Blog Post Three
by marissaditoro on December 2, 2015 - 6:35pm
The benefits of studying law as a social science are wide and far reaching. If one believes that law and society are inseparable, then it would be both relevant and necessary to study law as a social science. Law cannot be looked at from one single viewpoint, to do so would be to see only one aspect of the law. The law is fluid, ever changing, and open to interpretation, much like the norms of society, so it is necessary to gain the best understanding of the law in order to fully grasp the concepts and functions of the law. Law is not black or white, but gray and so we need to study it accordingly. The legislation and statutes is what makes the law black and white, where the influence of society is what changes the law to gray. To leave out the social science aspect of law is to leave out a key component of seeing the true tone/ color/ shade of the law. Much of the understanding of how the law is interpreted would be lost without understanding that the changing nature of society has a great influence upon how the law is understood, formed, and decided. Interactions between individuals are what make up the law, violations of the law, and the resulting court process. Therefore, it would be ridiculous to assume understanding human behaviour and its connection to the law is unnecessary or irrelevant. Law is a human construction and so is governed by human interactions.
In order to approach the study of the law as an academic field, the many different aspects of the law must be taken into account. The law, its creation, implementation, and changing nature needs to be looked at logically, theoretically, and socially. One must first understand what the words themselves mean and take into account the time and place the law was made. For example, if the law is banning the use of a horse-drawn carriages on Main Street, you may want to take into account that the law was made in the 1700’s when horses and carriages were an important form of transportation. This law may no longer be relevant because the majority of people do not own or utilize horses and carriages for transportation, but the law still exists. In addition to understanding the law logically, the social science aspect needs to be applied. Questions that need to be asked include what the interpretation or meaning of the law was intended to be, how the law should be used, and how it applies to everyone within society.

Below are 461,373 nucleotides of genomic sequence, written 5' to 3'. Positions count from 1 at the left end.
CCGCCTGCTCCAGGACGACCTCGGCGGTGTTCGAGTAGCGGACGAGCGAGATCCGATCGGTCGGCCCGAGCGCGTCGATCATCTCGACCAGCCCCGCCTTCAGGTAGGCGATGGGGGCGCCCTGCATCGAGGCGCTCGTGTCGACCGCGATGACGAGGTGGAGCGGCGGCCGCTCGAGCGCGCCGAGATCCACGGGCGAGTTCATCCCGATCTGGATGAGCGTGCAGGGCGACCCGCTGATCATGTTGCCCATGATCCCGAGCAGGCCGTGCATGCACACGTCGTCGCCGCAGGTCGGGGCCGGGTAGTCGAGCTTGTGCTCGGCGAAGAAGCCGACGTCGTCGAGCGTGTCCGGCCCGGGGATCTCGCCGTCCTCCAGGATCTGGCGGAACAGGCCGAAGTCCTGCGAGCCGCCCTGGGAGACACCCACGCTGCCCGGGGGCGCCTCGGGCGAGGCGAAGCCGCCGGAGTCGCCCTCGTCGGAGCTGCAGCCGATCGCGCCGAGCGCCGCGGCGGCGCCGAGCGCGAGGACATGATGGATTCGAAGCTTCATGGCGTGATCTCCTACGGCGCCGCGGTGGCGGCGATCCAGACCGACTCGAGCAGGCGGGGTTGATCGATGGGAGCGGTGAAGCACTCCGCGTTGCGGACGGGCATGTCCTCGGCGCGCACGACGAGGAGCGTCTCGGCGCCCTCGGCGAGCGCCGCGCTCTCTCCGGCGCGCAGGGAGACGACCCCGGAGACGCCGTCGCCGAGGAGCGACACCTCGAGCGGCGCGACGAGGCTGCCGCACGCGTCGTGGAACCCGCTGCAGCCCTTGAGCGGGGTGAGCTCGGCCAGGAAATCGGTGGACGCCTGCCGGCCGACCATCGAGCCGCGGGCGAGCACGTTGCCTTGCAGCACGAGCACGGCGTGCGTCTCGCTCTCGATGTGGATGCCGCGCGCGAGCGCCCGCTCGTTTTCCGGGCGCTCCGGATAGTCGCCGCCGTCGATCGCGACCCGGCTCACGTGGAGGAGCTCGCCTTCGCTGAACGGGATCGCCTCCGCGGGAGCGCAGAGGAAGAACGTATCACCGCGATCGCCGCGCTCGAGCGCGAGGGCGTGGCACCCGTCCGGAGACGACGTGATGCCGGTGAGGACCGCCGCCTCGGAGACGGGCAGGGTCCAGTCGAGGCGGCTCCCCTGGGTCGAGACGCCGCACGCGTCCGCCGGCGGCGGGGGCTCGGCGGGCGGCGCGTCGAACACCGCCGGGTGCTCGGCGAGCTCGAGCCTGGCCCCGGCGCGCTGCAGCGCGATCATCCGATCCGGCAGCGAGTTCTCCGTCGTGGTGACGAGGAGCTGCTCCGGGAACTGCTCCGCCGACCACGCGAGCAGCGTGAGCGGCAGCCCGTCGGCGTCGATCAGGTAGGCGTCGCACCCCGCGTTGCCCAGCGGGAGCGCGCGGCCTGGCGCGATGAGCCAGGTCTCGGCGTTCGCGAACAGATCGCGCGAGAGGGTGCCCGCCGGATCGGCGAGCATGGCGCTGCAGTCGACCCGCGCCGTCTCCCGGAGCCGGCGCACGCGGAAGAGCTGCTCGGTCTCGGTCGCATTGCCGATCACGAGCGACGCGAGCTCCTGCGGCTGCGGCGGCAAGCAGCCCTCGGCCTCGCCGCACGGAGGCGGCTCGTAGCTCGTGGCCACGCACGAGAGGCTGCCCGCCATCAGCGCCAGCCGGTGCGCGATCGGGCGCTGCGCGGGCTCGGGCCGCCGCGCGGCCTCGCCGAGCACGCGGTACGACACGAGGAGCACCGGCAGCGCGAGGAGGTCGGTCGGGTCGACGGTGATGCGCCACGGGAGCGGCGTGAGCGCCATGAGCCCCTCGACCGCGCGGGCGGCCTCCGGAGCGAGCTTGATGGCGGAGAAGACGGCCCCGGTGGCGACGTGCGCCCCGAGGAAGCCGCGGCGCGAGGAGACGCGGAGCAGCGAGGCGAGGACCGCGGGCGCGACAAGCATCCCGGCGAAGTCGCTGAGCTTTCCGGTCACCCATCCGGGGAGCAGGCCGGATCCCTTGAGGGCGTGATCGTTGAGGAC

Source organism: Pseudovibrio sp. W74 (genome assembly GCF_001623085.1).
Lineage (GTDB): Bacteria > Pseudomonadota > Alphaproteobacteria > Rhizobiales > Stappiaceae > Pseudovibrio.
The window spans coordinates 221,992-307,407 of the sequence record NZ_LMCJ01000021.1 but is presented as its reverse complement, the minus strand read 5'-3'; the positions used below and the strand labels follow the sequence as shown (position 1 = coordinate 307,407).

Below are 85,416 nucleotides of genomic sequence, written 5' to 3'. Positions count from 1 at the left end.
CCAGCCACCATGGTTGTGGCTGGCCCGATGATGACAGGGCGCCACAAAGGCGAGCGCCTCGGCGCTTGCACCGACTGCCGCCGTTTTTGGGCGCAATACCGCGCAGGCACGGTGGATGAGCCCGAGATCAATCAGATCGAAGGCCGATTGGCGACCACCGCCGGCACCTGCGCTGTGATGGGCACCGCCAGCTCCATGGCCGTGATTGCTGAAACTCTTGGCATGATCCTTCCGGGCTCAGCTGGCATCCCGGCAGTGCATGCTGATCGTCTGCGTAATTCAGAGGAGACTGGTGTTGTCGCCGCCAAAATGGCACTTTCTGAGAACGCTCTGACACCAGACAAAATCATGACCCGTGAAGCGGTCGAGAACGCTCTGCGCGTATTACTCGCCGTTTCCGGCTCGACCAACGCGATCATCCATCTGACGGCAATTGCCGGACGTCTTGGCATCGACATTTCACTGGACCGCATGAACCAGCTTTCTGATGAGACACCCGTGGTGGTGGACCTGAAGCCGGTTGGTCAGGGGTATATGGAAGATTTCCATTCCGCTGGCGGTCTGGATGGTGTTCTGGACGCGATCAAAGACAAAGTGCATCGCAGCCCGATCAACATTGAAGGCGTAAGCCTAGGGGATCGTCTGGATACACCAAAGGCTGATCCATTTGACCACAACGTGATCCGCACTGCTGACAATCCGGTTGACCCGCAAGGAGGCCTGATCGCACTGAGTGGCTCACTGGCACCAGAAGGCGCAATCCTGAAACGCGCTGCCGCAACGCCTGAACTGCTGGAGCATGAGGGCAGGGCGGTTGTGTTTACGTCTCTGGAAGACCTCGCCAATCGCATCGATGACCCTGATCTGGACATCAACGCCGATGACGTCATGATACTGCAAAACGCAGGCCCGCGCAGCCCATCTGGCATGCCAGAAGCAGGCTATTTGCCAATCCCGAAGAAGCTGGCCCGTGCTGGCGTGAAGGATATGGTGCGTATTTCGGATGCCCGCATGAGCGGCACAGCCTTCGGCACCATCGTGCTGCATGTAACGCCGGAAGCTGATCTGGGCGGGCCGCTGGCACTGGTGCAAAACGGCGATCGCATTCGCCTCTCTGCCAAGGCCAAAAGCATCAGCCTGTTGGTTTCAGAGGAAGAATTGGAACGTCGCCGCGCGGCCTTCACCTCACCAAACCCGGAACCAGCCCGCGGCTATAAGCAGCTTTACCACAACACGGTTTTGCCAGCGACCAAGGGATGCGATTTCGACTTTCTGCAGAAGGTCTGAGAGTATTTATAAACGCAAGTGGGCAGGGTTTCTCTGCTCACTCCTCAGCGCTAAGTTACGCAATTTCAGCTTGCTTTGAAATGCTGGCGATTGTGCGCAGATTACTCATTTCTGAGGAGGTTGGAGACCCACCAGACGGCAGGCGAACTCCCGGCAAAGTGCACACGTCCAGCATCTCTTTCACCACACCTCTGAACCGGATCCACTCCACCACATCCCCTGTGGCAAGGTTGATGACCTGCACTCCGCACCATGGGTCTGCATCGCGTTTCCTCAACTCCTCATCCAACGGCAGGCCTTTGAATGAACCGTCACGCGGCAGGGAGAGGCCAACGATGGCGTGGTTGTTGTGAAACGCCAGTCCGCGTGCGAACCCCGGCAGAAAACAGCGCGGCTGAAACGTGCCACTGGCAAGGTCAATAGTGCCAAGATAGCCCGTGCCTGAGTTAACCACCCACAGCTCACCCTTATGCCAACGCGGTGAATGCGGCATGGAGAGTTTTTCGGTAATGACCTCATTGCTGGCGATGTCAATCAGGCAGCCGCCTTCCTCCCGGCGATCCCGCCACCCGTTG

One static interpretation of the law benefits no one in the end: if the law was meant to have one interpretation, the whole of society would be doomed. This would mean one interpretation for every single situation, no matter the difference, as long as the legislation is the same. A narrowness of interpretation creates a further narrowness in the mindset and attitude of society, which is detrimental in the long term. The law reflects views, beliefs, and attitudes of society, and society reflects the law (if it is accepted as having authority and holding importance). Therefore, it is very important to understand all that can be understood about the law to understand more about how society functions, and in turn, individuals of society.</p>